Congressional Briefing: September 13, 2019

Preparing for the Future of Fentanyl: Considerations for Congress in Tackling the Synthetic Opioid Crisis

A U.S. Customs and Border Protection officer talks about plastic bags of Fentanyl being discovered in the mail at the International Mail Facility at O'Hare International Airport in Chicago, Illinois, November 29, 2017

Photo by Joshua Lott/Reuters


Friday, September 13, 2019


10:00 a.m. – 11:00 a.m.


2044 Rayburn House Office Building
Washington, D.C.

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About the Briefing

The rates of overdose fatalities involving heroin or prescription opioids have slowed in recent years but are now outnumbered by overdoses involving synthetic opioids. The introduction of illicitly manufactured synthetic opioids like fentanyl to U.S. drug markets has presented new challenges for policymakers working to reverse this public health crisis. What do policymakers need to consider in their efforts to address this threat in the United States?

RAND researchers recently analyzed the past, present, and possible futures of fentanyl in the United States. In this briefing, Bryce Pardo, Associate Policy Researcher, and Beau Kilmer, Director of the Drug Policy Research Center, will discuss:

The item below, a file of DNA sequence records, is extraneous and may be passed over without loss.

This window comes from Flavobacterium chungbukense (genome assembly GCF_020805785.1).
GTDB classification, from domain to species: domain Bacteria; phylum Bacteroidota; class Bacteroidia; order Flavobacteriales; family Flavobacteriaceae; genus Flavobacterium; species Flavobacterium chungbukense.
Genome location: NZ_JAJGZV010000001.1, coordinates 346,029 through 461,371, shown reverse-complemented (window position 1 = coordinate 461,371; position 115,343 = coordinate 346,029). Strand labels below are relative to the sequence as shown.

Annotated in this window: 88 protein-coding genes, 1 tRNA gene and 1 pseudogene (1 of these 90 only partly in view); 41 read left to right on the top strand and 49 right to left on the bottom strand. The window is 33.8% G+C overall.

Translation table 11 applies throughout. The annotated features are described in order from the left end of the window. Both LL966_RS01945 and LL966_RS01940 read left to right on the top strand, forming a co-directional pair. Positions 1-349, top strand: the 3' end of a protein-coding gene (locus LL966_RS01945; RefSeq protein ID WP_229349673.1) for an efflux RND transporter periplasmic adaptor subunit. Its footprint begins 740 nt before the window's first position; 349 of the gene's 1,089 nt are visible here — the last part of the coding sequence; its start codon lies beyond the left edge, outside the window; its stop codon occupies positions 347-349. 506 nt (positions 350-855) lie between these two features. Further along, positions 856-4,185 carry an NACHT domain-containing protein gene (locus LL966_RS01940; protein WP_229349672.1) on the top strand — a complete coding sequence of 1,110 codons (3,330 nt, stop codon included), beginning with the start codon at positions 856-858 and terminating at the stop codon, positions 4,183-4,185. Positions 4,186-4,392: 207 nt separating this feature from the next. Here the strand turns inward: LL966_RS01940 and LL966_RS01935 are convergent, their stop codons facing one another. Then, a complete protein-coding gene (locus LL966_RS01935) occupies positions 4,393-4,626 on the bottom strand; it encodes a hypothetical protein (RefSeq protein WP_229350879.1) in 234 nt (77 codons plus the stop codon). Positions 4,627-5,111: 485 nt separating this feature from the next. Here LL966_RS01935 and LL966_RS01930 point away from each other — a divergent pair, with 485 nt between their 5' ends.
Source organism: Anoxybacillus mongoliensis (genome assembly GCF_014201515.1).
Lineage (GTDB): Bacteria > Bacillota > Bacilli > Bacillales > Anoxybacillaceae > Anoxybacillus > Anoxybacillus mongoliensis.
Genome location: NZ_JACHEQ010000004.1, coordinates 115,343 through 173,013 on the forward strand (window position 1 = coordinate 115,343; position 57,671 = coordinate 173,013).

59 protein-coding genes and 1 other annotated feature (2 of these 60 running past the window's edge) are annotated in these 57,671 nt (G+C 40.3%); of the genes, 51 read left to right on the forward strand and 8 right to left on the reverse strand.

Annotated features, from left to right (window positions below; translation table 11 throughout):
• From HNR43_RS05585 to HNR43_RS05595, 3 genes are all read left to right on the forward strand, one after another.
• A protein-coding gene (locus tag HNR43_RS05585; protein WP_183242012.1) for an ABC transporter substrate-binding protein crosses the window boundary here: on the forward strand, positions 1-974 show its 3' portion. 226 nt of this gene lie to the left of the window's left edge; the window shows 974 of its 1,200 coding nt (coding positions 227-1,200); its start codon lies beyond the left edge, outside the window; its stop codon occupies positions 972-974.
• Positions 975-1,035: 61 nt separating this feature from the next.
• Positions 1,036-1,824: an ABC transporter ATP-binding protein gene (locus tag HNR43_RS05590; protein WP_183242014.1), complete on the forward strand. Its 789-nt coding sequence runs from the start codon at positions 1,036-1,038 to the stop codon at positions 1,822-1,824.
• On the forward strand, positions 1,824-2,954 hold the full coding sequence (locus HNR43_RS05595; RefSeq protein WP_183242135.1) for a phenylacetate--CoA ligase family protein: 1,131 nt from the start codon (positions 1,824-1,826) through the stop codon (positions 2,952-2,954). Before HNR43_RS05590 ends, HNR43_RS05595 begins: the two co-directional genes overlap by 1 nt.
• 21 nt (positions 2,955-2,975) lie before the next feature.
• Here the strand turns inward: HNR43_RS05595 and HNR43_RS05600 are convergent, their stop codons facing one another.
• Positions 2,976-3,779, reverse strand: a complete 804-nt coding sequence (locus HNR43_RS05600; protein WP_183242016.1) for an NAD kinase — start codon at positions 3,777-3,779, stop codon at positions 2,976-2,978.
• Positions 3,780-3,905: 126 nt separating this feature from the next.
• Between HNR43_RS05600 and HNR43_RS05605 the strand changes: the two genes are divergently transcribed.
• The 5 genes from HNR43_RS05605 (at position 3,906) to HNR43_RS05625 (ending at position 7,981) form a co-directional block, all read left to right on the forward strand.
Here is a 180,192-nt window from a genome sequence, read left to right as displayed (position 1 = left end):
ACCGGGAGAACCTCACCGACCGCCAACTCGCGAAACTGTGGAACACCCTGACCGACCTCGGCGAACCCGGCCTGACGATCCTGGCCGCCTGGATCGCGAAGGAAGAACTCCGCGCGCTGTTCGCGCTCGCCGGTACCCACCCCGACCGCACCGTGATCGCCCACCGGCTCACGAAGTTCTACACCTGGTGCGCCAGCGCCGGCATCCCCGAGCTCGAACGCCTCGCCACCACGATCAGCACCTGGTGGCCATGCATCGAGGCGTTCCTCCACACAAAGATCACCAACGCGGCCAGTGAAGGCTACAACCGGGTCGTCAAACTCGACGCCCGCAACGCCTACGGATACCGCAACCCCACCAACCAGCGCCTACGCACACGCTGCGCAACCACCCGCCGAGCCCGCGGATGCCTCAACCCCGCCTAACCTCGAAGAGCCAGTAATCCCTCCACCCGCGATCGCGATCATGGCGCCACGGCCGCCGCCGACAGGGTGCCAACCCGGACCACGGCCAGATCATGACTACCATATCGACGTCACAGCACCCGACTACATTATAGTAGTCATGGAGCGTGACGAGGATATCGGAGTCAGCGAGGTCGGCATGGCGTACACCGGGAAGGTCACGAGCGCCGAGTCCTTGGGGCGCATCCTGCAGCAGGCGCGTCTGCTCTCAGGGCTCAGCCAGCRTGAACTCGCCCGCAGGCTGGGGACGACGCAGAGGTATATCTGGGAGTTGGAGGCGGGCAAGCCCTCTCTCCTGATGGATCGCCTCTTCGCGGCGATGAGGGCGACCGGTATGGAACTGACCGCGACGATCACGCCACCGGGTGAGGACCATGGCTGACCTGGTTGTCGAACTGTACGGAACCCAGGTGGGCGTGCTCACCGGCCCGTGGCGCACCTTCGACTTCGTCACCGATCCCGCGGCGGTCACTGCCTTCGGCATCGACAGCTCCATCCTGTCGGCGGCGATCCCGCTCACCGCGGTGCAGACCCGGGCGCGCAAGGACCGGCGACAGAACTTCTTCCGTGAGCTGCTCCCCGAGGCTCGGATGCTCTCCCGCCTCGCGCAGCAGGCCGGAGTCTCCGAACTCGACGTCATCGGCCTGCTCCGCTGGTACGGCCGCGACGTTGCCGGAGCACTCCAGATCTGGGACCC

• Recent trends in U.S. fatal overdoses and drug seizures
  • Factors that have contributed to the rise of synthetic opioids in the U.S.
  • What the future of fentanyl and other synthetic opioids looks like
  • Traditional and non-traditional policy options for addressing fentanyl problems

About the Speakers

Bryce Pardo is an associate policy researcher at the RAND Corporation. His research focuses on drug policy with a particular interest in the areas of cannabis regulation, opioid control, and new psychoactive substance markets. His recent work has involved analyzing trends related to synthetic opioid supply and use and China’s role in the production and supply of synthetic opioids. Pardo earned his Ph.D. in public policy from the University of Maryland.

Beau Kilmer is a senior policy researcher and director of the Drug Policy Research Center at the RAND Corporation. His research lies at the intersection of public health and public safety, with special emphasis on crime control, substance use, illicit markets, and public policy. Some of his current projects include analyzing the consequences of cannabis legalization; measuring the effect of 24/7 Sobriety programs on DUI, domestic violence, and mortality; and assessing the evidence and arguments made about implementing heroin-assisted treatment and supervised consumption sites in the United States. Kilmer earned his Ph.D. in public policy from Harvard University.

How to Attend

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